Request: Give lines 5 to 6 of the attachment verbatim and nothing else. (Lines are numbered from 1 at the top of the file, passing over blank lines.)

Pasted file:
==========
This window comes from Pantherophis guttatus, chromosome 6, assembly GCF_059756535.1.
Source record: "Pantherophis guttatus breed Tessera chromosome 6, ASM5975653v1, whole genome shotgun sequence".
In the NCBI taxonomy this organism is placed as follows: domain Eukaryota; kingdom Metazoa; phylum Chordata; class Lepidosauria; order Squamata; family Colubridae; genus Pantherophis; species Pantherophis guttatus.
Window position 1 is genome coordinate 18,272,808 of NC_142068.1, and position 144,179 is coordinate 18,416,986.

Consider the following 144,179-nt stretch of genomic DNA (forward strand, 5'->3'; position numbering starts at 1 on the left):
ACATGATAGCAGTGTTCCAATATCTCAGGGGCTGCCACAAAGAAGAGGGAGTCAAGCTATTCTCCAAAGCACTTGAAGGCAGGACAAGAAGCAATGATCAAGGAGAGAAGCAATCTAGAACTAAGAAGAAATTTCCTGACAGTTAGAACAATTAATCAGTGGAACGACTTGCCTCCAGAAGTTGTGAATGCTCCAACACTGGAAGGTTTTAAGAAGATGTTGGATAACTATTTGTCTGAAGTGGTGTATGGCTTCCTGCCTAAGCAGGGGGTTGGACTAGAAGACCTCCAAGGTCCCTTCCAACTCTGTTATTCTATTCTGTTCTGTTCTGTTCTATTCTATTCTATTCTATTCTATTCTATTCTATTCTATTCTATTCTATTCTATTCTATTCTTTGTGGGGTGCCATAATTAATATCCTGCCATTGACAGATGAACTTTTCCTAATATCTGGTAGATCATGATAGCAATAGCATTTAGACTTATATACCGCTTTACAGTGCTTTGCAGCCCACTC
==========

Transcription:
Consider the following 144,179-nt stretch of genomic DNA (forward strand, 5'->3'; position numbering starts at 1 on the left):
ACATGATAGCAGTGTTCCAATATCTCAGGGGCTGCCACAAAGAAGAGGGAGTCAAGCTATTCTCCAAAGCACTTGAAGGCAGGACAAGAAGCAATGATCAAGGAGAGAAGCAATCTAGAACTAAGAAGAAATTTCCTGACAGTTAGAACAATTAATCAGTGGAACGACTTGCCTCCAGAAGTTGTGAATGCTCCAACACTGGAAGGTTTTAAGAAGATGTTGGATAACTATTTGTCTGAAGTGGTGTATGGCTTCCTGCCTAAGCAGGGGGTTGGACTAGAAGACCTCCAAGGTCCCTTCCAACTCTGTTATTCTATTCTGTTCTGTTCTGTTCTATTCTATTCTATTCTATTCTATTCTATTCTATTCTATTCTATTCTATTCTATTCTATTCTTTGTGGGGTGCCATAATTAATATCCTGCCATTGACAGATGAACTTTTCCTAATATCTGGTAGATCATGATAGCAATAGCATTTAGACTTATATACCGCTTTACAGTGCTTTGCAGCCCACTC